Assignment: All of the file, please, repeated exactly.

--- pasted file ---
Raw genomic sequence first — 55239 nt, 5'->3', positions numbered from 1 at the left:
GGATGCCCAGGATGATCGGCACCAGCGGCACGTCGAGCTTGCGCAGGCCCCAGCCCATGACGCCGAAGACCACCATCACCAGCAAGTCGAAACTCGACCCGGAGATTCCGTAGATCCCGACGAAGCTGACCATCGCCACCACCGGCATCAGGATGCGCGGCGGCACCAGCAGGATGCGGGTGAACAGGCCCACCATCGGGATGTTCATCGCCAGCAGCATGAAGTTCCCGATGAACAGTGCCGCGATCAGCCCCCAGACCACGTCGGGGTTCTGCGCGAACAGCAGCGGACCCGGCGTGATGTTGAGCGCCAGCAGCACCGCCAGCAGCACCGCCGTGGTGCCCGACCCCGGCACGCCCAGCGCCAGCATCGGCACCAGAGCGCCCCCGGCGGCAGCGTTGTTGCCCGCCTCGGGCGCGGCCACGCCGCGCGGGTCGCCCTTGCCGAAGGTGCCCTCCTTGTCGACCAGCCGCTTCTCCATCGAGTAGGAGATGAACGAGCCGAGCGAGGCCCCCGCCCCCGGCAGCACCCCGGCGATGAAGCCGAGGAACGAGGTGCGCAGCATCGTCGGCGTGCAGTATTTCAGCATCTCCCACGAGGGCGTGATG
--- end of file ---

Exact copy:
Raw genomic sequence first — 55239 nt, 5'->3', positions numbered from 1 at the left:
GGATGCCCAGGATGATCGGCACCAGCGGCACGTCGAGCTTGCGCAGGCCCCAGCCCATGACGCCGAAGACCACCATCACCAGCAAGTCGAAACTCGACCCGGAGATTCCGTAGATCCCGACGAAGCTGACCATCGCCACCACCGGCATCAGGATGCGCGGCGGCACCAGCAGGATGCGGGTGAACAGGCCCACCATCGGGATGTTCATCGCCAGCAGCATGAAGTTCCCGATGAACAGTGCCGCGATCAGCCCCCAGACCACGTCGGGGTTCTGCGCGAACAGCAGCGGACCCGGCGTGATGTTGAGCGCCAGCAGCACCGCCAGCAGCACCGCCGTGGTGCCCGACCCCGGCACGCCCAGCGCCAGCATCGGCACCAGAGCGCCCCCGGCGGCAGCGTTGTTGCCCGCCTCGGGCGCGGCCACGCCGCGCGGGTCGCCCTTGCCGAAGGTGCCCTCCTTGTCGACCAGCCGCTTCTCCATCGAGTAGGAGATGAACGAGCCGAGCGAGGCCCCCGCCCCCGGCAGCACCCCGGCGATGAAGCCGAGGAACGAGGTGCGCAGCATCGTCGGCGTGCAGTATTTCAGCATCTCCCACGAGGGCGTGATG